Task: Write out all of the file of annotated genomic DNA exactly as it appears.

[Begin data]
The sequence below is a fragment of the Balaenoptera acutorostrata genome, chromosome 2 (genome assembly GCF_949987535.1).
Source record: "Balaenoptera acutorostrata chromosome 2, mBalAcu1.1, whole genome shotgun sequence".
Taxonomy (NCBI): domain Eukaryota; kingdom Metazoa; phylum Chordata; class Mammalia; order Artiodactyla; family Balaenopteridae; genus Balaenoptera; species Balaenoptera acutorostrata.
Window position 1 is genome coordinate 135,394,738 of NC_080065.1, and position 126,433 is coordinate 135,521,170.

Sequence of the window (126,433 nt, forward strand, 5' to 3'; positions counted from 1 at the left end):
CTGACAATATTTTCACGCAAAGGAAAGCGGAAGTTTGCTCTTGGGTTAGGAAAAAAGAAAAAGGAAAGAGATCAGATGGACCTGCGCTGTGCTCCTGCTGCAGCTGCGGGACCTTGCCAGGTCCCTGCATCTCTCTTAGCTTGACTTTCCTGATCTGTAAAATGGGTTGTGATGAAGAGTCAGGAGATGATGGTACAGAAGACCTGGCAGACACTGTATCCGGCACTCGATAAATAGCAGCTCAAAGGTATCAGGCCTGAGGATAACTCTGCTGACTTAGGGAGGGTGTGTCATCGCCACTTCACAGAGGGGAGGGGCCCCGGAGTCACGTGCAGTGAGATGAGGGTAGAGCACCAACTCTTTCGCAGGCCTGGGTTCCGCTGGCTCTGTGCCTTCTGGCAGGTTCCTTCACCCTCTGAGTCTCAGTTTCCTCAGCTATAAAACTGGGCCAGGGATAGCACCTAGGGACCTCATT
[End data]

The sequence below is a fragment of the Balaenoptera acutorostrata genome, chromosome 2 (genome assembly GCF_949987535.1).
Source record: "Balaenoptera acutorostrata chromosome 2, mBalAcu1.1, whole genome shotgun sequence".
Taxonomy (NCBI): domain Eukaryota; kingdom Metazoa; phylum Chordata; class Mammalia; order Artiodactyla; family Balaenopteridae; genus Balaenoptera; species Balaenoptera acutorostrata.
Window position 1 is genome coordinate 135,394,738 of NC_080065.1, and position 126,433 is coordinate 135,521,170.

Sequence of the window (126,433 nt, forward strand, 5' to 3'; positions counted from 1 at the left end):
CTGACAATATTTTCACGCAAAGGAAAGCGGAAGTTTGCTCTTGGGTTAGGAAAAAAGAAAAAGGAAAGAGATCAGATGGACCTGCGCTGTGCTCCTGCTGCAGCTGCGGGACCTTGCCAGGTCCCTGCATCTCTCTTAGCTTGACTTTCCTGATCTGTAAAATGGGTTGTGATGAAGAGTCAGGAGATGATGGTACAGAAGACCTGGCAGACACTGTATCCGGCACTCGATAAATAGCAGCTCAAAGGTATCAGGCCTGAGGATAACTCTGCTGACTTAGGGAGGGTGTGTCATCGCCACTTCACAGAGGGGAGGGGCCCCGGAGTCACGTGCAGTGAGATGAGGGTAGAGCACCAACTCTTTCGCAGGCCTGGGTTCCGCTGGCTCTGTGCCTTCTGGCAGGTTCCTTCACCCTCTGAGTCTCAGTTTCCTCAGCTATAAAACTGGGCCAGGGATAGCACCTAGGGACCTCATT